Since the beginning of the week, Dr. Siddharth Tara, a postgraduate medical student at New Delhi’s government-run Hindu Rao Hospital, has had a fever and persistent headache. He took a COVID-19 test, but the results have been delayed as the country’s health system implodes. His hospital, overburdened and understaffed, wants him to keep working until the testing laboratory confirms he has COVID-19. On Tuesday, India reported 323,144 new infections for a total of more than 17.6 million cases, behind only the United States. India’s Health Ministry also reported another 2,771 deaths in the past 24 hours, with 115 Indians succumbing to the disease every hour. Experts say those figures are likely an undercount. “I am not able to breathe. In fact, I’m more symptomatic than my patients. So how can they make me work?” asked Tara.
Call for Scottish volunteers to trial first plant-based Covid-19 vaccine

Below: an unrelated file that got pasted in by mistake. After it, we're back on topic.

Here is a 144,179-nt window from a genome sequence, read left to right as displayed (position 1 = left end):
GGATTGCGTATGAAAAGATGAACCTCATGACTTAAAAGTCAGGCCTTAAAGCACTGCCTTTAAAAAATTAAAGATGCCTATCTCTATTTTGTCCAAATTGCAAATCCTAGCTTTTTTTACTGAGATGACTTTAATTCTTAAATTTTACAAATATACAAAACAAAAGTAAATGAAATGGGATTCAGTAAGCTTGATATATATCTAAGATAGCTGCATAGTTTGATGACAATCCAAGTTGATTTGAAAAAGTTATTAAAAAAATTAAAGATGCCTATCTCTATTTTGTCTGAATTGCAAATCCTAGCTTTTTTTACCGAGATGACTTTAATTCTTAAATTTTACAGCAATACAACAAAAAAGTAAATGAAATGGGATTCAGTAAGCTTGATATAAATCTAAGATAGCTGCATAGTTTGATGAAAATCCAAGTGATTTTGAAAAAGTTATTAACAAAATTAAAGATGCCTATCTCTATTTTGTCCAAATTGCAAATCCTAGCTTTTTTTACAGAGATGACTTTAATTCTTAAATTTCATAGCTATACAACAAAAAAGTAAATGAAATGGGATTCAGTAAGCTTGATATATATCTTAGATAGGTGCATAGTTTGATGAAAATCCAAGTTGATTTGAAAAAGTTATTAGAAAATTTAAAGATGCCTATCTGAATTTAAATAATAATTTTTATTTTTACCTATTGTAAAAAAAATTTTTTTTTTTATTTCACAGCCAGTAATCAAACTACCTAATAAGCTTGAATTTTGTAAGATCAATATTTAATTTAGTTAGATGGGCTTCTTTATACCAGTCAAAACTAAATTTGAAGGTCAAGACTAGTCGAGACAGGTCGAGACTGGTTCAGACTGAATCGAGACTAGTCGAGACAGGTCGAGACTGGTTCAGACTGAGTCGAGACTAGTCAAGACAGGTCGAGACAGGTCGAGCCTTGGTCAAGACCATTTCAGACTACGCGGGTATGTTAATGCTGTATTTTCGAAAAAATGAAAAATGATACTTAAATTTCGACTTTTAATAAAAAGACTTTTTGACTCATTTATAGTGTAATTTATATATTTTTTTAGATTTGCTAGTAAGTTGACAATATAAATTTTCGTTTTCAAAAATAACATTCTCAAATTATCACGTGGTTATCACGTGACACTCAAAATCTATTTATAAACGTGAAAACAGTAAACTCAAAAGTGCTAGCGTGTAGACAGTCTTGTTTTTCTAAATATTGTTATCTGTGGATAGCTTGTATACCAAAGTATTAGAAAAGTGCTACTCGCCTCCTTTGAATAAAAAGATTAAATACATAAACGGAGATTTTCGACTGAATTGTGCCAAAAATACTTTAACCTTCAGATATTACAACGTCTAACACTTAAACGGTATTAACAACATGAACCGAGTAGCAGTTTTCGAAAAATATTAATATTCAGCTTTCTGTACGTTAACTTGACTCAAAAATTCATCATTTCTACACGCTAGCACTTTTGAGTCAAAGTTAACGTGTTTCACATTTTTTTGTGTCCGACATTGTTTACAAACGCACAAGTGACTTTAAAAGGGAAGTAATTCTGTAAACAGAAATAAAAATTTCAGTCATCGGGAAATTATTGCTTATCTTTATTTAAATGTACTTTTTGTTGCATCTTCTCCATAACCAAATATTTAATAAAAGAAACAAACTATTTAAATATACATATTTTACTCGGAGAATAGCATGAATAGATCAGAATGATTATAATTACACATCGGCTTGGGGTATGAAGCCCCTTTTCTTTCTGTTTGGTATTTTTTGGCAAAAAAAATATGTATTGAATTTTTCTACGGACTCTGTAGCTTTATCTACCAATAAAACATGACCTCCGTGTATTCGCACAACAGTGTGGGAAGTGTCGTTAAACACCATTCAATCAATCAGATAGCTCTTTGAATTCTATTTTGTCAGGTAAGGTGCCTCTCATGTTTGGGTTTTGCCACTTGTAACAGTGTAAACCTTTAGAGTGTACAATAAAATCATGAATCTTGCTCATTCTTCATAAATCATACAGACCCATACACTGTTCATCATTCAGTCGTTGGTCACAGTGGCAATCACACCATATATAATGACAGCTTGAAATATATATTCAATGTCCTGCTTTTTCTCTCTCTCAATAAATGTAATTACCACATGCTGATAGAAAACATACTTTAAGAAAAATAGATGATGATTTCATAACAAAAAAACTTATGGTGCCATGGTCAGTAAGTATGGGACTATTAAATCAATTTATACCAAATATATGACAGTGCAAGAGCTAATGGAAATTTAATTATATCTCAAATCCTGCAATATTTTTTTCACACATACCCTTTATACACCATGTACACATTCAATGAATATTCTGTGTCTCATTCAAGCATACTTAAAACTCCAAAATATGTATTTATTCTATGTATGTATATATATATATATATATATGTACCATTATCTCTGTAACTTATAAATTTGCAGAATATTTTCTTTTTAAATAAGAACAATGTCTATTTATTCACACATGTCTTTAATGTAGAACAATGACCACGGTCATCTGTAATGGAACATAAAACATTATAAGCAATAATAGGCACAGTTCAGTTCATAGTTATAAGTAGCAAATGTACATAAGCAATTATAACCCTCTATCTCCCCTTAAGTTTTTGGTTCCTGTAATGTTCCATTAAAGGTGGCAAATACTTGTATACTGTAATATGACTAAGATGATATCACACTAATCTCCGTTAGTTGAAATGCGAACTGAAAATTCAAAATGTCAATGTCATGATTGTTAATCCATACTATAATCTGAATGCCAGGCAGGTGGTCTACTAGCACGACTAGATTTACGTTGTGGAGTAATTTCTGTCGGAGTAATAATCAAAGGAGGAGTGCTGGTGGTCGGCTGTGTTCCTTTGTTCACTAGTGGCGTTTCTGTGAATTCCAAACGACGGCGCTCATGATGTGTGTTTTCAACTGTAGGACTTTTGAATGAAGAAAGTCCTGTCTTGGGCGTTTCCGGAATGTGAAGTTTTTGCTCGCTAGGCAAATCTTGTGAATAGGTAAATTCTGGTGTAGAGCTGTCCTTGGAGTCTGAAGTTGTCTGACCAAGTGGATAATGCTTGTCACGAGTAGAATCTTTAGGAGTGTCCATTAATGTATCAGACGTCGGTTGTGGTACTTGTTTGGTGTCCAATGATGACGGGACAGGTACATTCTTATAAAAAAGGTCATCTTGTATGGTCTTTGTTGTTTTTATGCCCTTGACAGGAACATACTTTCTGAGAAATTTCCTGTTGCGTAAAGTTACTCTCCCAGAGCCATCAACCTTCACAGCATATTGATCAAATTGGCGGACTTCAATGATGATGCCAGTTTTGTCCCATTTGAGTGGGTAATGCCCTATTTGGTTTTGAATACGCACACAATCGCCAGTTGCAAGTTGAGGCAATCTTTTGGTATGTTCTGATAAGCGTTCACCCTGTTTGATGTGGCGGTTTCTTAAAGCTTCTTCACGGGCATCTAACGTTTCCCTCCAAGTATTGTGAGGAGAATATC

Canada-based pharmaceutical company Medicago has launched phase three trials of its vaccine candidate, supported by the National Institute for Health Research (NIHR), NHS Research Scotland (NRS) and Health and Care Research Wales. In the next month the company will recruit 1,500 volunteers across the UK, with a branch of the study based in Aberdeen. Volunteers between the age of 18 and 39 will be given two doses of the plant-based vaccine, 21 days apart, as well as two doses of a placebo in a separate phase of the programme. Responses will be studied for 12 months after their last vaccination. The study is also taking place in Canada, the US and Latin America, as well as other sites across Europe.
Calls for 4,000 UK volunteers for latest coronavirus vaccine study